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Talks on energy codes

National standards don't meet Yellowknife needs

Thorunn Howatt
Northern News Services

Yellowknife (Feb 27/02) - Yellowknife's winter is a harsh testing ground when it comes to trying out new ways to save energy. The cold-weather city might not be a realistic place to try energy preservation.

nnsl photo

Diamond Glass owner Bryan Rendell was at a recent energy codes conference in the city. "A window won't necessarily work the same in Vancouver as it will in Resolute Bay," he commented about the standardization of national energy building codes. - Thorunn Howatt/NNSL photo

"We brought in building inspectors, mechanical engineers, contractors, building suppliers and everybody in the building energy industry," said project consultant Richard Bushey referring to participants in an energy conservation workshop forum last week. The forum was organized by the government of the Northwest Territories and the NWT Construction Association, who wanted to see if it made sense to apply model national energy codes to the North.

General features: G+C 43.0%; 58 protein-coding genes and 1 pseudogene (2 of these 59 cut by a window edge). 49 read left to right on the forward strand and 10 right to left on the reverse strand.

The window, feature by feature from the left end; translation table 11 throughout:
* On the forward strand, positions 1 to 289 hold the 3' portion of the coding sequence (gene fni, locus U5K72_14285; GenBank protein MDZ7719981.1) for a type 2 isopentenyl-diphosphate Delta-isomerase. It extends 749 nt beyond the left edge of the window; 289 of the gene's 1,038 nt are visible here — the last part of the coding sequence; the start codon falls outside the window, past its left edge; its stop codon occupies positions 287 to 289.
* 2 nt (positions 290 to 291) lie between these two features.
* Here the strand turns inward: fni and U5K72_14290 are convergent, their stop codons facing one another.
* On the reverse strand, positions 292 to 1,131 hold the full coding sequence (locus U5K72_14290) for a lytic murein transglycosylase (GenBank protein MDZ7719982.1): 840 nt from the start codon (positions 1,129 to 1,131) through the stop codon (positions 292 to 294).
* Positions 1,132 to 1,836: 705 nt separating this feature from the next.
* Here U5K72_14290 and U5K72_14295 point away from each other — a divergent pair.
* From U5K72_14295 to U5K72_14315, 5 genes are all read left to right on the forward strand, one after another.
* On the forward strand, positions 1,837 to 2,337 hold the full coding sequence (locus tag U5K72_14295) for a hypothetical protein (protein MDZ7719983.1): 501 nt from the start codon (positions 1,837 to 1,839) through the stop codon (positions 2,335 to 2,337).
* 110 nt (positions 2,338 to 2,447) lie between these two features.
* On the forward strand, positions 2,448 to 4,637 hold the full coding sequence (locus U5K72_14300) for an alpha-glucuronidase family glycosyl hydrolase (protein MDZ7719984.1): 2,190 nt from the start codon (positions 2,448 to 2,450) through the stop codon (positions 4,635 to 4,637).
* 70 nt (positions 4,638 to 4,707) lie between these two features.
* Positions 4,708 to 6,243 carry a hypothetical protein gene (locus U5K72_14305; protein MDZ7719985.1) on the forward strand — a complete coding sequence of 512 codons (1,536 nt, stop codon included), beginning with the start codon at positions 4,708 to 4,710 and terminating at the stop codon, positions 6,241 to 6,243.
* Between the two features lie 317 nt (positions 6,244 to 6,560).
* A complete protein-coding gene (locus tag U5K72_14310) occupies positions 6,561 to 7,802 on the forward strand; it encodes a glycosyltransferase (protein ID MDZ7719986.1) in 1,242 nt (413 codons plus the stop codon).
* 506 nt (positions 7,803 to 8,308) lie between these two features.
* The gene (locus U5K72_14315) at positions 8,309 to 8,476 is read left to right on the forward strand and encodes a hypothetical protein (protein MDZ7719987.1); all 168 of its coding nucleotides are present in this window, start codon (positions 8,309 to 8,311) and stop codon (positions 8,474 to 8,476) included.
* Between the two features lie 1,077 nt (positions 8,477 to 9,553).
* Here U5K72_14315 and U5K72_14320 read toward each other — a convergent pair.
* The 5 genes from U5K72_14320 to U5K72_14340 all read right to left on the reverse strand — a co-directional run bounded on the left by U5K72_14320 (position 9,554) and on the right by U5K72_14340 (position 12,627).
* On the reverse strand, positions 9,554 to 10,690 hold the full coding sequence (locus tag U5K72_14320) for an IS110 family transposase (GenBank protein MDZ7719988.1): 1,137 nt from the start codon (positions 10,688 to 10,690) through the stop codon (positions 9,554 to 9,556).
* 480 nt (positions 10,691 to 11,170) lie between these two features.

"The general conclusion was that, in most aspects, the existing building practice in new construction here in the Yellowknife area is good," said Bushey. The city's building codes already meet the requirements of the national model, he said.

Ventilation causes the biggest problem in meeting national specifications.

"There's a problem here in the North because when it gets 35 or 40 below out they have to go on defrost cycle," he said, referring to heat recovery ventilation -- a method that brings air inside and heats it up by exchanging it. "There are some parts of the code that are difficult to meet because we have unusually harsh climatic weather."